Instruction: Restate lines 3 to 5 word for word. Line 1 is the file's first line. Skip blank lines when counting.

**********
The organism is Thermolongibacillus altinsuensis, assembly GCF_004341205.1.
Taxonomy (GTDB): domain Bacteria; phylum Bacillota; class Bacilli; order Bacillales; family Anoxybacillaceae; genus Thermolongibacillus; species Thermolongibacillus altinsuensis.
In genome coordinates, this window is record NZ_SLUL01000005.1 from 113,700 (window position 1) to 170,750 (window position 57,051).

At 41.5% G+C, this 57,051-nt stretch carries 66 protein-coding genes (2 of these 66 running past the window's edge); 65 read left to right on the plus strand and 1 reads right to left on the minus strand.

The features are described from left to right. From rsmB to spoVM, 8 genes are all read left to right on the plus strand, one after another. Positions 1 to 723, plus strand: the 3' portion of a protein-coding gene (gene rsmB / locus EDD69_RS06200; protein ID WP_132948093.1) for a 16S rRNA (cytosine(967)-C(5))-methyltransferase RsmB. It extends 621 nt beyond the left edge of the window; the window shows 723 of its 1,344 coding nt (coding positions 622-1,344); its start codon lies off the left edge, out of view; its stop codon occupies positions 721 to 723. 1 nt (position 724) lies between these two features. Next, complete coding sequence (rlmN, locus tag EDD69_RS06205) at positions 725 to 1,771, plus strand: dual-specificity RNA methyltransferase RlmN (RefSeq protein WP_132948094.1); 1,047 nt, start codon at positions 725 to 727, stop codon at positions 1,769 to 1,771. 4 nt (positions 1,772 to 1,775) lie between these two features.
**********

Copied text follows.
In genome coordinates, this window is record NZ_SLUL01000005.1 from 113,700 (window position 1) to 170,750 (window position 57,051).

At 41.5% G+C, this 57,051-nt stretch carries 66 protein-coding genes (2 of these 66 running past the window's edge); 65 read left to right on the plus strand and 1 reads right to left on the minus strand.

The features are described from left to right. From rsmB to spoVM, 8 genes are all read left to right on the plus strand, one after another. Positions 1 to 723, plus strand: the 3' portion of a protein-coding gene (gene rsmB / locus EDD69_RS06200; protein ID WP_132948093.1) for a 16S rRNA (cytosine(967)-C(5))-methyltransferase RsmB. It extends 621 nt beyond the left edge of the window; the window shows 723 of its 1,344 coding nt (coding positions 622-1,344); its start codon lies off the left edge, out of view; its stop codon occupies positions 721 to 723. 1 nt (position 724) lies between these two features. Next, complete coding sequence (rlmN, locus tag EDD69_RS06205) at positions 725 to 1,771, plus strand: dual-specificity RNA methyltransferase RlmN (RefSeq protein WP_132948094.1); 1,047 nt, start codon at positions 725 to 727, stop codon at positions 1,769 to 1,771. 4 nt (positions 1,772 to 1,775) lie between these two features.